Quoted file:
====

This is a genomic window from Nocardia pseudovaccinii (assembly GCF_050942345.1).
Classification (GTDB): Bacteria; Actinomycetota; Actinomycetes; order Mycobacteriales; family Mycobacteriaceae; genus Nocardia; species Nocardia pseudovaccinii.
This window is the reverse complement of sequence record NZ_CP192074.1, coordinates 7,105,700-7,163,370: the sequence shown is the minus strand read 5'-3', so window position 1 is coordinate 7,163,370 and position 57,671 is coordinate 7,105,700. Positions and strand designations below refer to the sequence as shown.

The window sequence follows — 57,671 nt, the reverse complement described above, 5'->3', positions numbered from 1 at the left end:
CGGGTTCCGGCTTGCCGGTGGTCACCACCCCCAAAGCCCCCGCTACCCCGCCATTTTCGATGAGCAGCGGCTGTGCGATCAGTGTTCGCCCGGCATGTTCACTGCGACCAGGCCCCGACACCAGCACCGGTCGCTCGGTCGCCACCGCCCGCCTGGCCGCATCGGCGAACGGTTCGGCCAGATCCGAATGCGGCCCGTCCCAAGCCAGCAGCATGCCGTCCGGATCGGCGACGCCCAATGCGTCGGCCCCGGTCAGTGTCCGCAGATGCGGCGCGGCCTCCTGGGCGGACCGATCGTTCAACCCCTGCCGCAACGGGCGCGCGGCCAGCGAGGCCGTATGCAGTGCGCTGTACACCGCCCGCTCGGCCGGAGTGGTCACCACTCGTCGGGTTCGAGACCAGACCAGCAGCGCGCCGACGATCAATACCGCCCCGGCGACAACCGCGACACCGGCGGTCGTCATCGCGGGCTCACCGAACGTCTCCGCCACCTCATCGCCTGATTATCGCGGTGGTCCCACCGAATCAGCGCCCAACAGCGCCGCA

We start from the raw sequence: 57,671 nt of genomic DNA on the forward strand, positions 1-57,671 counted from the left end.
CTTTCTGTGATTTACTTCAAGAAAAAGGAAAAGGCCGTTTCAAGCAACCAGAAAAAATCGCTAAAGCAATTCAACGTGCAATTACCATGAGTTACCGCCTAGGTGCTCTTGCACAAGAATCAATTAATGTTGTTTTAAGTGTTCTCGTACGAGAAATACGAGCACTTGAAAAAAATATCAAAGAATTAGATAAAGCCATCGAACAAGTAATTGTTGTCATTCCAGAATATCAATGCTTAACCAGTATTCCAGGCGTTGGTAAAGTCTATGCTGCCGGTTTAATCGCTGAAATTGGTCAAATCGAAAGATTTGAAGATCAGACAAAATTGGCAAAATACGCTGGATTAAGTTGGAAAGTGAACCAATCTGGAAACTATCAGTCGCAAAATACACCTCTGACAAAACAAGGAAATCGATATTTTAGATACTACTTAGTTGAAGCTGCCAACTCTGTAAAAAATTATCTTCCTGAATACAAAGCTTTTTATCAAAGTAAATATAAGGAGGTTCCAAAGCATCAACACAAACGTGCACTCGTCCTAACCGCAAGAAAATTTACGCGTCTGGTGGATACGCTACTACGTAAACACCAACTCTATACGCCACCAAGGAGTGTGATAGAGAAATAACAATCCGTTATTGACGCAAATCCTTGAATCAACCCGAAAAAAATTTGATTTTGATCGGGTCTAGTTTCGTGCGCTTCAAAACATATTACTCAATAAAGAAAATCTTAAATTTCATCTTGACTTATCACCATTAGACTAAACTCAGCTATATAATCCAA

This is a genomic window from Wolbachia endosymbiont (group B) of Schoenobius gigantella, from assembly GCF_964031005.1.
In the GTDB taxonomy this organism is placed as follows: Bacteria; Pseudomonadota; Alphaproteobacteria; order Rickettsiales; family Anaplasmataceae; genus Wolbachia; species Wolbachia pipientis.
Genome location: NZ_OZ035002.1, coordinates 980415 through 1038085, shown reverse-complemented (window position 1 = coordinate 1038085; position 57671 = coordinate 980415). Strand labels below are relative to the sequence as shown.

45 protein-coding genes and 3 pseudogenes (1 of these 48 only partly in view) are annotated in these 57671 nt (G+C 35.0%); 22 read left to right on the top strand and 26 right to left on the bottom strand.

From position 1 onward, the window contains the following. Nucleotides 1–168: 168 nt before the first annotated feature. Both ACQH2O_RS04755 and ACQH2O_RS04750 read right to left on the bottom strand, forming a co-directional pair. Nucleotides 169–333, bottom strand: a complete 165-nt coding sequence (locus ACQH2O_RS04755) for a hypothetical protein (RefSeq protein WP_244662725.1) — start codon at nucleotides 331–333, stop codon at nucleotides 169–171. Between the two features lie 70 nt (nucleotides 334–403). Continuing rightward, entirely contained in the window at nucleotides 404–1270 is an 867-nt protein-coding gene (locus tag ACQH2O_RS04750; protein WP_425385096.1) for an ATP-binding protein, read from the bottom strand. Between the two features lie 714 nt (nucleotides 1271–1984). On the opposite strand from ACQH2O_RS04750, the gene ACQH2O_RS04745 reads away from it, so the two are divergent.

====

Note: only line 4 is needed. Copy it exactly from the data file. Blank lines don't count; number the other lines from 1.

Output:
The window sequence follows — 57,671 nt, the reverse complement described above, 5'->3', positions numbered from 1 at the left end: